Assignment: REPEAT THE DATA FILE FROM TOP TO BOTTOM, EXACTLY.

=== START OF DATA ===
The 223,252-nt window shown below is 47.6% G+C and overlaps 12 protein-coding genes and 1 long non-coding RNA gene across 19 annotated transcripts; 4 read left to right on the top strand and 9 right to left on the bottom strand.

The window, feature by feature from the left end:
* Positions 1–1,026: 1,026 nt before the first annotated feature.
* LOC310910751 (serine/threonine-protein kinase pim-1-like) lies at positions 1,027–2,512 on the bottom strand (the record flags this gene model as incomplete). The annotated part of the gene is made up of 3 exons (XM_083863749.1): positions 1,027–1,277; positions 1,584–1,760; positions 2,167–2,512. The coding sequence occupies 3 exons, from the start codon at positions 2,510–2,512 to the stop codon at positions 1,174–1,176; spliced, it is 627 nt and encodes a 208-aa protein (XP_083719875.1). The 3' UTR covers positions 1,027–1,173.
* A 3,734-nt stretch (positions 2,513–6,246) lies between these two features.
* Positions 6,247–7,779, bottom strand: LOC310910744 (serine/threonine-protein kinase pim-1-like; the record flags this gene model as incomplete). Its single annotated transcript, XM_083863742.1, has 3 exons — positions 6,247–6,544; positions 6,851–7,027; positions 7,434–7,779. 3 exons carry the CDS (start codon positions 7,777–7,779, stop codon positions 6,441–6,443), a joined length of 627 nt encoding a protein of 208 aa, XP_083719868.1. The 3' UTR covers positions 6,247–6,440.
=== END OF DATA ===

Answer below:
The 223,252-nt window shown below is 47.6% G+C and overlaps 12 protein-coding genes and 1 long non-coding RNA gene across 19 annotated transcripts; 4 read left to right on the top strand and 9 right to left on the bottom strand.

The window, feature by feature from the left end:
* Positions 1–1,026: 1,026 nt before the first annotated feature.
* LOC310910751 (serine/threonine-protein kinase pim-1-like) lies at positions 1,027–2,512 on the bottom strand (the record flags this gene model as incomplete). The annotated part of the gene is made up of 3 exons (XM_083863749.1): positions 1,027–1,277; positions 1,584–1,760; positions 2,167–2,512. The coding sequence occupies 3 exons, from the start codon at positions 2,510–2,512 to the stop codon at positions 1,174–1,176; spliced, it is 627 nt and encodes a 208-aa protein (XP_083719875.1). The 3' UTR covers positions 1,027–1,173.
* A 3,734-nt stretch (positions 2,513–6,246) lies between these two features.
* Positions 6,247–7,779, bottom strand: LOC310910744 (serine/threonine-protein kinase pim-1-like; the record flags this gene model as incomplete). Its single annotated transcript, XM_083863742.1, has 3 exons — positions 6,247–6,544; positions 6,851–7,027; positions 7,434–7,779. 3 exons carry the CDS (start codon positions 7,777–7,779, stop codon positions 6,441–6,443), a joined length of 627 nt encoding a protein of 208 aa, XP_083719868.1. The 3' UTR covers positions 6,247–6,440.